Conveniently, a conventional vinyl addition polymerization initiator is used in the polymerization of the water-soluble monomers and the crosslinker. A free radical polymerization initiator which is sufficiently soluble in the monomer solution to initiate polymerization is preferred. For example, water soluble peroxides such as potassium persulfate, ammonium persulfate, sodium persulfate, and other alkali-metal persulfates, hydrogen peroxide and water soluble azocompounds such as 2,2'-azobis (2-amidinopropane-HCl). Some of these initiators, such as hydrogen peroxide can be combined with reducing substances such as sulfites or amines to form known redox type initiators. The amount of initiator used may range from about 0.01 to 1.0 weight percent, preferably 0.01 to 0.5 weight percent, based on the total weight of monomer reactants.
Organic compounds having two or more ethylenic groups copolymerizable with the water-soluble monomers can be used as the crosslinking monomers. Exemplary of polyunsaturated crosslinking monomers include diacrylate or dimethacrylate of ethylene glycol, diethylene glycol, triethylene glycol, propylene glycol, 1,4-butane diol, 1,5-pentane diol, 1,6-hexane diol, neopentyl glycol, trimethylol propane and pentaerythritol, triacrylates or trimethacrylates of trimethylol propane and pentaerythritol, tetracylates or tetramethacrylates of pentaerythritol, N,N'-methylene-bis-acrylamide, N,N'-methylene-bis-methacrylamide and triallyl isocyanurate, and the like.
The crosslinking monomer is present in an amount effective to crosslink the water-soluble polymer. Typically, the crosslinking monomer is used in amounts ranging from about 0.0001 to about 5 parts by weight based on 100 parts by weight of water-soluble monomer used. More preferably, the amount ranges from about 0.01 to about 2 parts by weight, and most preferably, from about 0.02 to about 1 part by weight, per 100 parts by weight of the water-soluble monomer. If an amount over 5 parts by weight of crosslinking monomer is used the resulting polymer has too high a crosslinking density and exhibits a reduced absorption capacity, if the crosslinker is used in an amount less than about 0.0001 part by weight the polymer has too low a crosslinking density and when contacted with the fluid to be absorbed becomes sticky and exhibits a lower initial absorption rate. The preferred amount of crosslinking monomer is determined by the desired degree of absorption capacity and the desired strength to retain the absorbed fluid.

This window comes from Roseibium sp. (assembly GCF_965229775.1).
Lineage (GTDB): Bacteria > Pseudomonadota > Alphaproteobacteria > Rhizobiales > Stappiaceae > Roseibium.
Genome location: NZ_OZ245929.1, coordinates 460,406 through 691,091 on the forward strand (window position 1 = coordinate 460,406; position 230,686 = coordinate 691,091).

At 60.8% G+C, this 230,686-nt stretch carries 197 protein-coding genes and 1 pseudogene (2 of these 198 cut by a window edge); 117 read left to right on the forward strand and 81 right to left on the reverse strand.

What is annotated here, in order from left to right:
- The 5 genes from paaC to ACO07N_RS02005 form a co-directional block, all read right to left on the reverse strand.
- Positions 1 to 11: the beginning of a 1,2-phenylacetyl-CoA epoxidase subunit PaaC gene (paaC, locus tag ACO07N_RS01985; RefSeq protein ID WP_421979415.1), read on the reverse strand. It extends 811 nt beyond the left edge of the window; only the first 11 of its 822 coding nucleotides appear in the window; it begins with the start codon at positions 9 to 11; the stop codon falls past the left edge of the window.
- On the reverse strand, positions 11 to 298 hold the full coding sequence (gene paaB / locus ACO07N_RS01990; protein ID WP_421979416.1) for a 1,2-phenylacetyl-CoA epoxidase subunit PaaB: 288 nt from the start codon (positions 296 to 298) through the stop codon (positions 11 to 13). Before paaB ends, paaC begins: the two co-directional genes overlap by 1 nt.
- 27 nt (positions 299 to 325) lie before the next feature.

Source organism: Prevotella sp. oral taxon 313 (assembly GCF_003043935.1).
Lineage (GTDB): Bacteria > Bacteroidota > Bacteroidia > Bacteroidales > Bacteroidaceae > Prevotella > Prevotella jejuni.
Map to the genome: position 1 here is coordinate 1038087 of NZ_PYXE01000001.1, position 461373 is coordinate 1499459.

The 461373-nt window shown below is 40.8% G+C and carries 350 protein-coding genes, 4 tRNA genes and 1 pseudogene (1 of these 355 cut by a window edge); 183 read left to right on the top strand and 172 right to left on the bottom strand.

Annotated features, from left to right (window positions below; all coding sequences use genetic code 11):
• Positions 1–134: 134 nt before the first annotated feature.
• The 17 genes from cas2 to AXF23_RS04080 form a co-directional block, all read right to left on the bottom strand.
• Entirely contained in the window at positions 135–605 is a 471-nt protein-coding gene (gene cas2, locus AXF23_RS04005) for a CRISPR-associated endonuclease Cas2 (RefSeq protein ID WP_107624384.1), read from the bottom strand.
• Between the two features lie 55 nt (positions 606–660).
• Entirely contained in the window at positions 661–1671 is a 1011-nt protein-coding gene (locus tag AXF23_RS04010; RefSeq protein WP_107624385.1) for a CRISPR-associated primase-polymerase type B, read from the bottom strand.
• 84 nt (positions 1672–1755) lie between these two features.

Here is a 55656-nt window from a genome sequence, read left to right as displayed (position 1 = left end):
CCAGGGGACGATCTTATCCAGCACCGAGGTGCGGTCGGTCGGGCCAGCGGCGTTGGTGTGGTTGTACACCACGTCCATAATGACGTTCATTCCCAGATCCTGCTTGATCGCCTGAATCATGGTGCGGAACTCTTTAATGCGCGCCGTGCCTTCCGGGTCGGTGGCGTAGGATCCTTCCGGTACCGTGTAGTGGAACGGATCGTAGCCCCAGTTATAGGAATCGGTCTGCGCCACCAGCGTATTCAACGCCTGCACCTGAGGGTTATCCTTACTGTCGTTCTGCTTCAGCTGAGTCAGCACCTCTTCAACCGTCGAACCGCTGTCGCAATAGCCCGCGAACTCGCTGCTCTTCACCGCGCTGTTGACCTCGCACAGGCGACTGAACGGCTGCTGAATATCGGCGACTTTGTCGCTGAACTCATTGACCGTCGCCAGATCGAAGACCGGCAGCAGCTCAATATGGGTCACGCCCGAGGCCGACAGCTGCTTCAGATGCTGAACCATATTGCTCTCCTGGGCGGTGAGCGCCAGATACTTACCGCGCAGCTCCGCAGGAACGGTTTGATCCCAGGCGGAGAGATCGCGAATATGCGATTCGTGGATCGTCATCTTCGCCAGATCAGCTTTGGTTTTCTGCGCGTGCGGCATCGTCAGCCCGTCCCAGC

Generally, such crosslinking monomers are to a large extent soluble in an aqueous solution of the monomers in acid form as indicated by the clarity of these solutions. However, when the monomer in acid form is neutralized some of the crosslinking monomers tend to exhibit a reduced solubility. This is typically evidenced by the formation of a cloudy solution after the neutralization of the acid monomer solution indicating a phase separation between the crosslinking monomer and the water-soluble monomer. In such cases a dispersing agent may be present in the aqueous solution of the crosslinking monomer and water-soluble monomer in an amount effective to maintain the dispersion of the solution prior to and during the polymerization.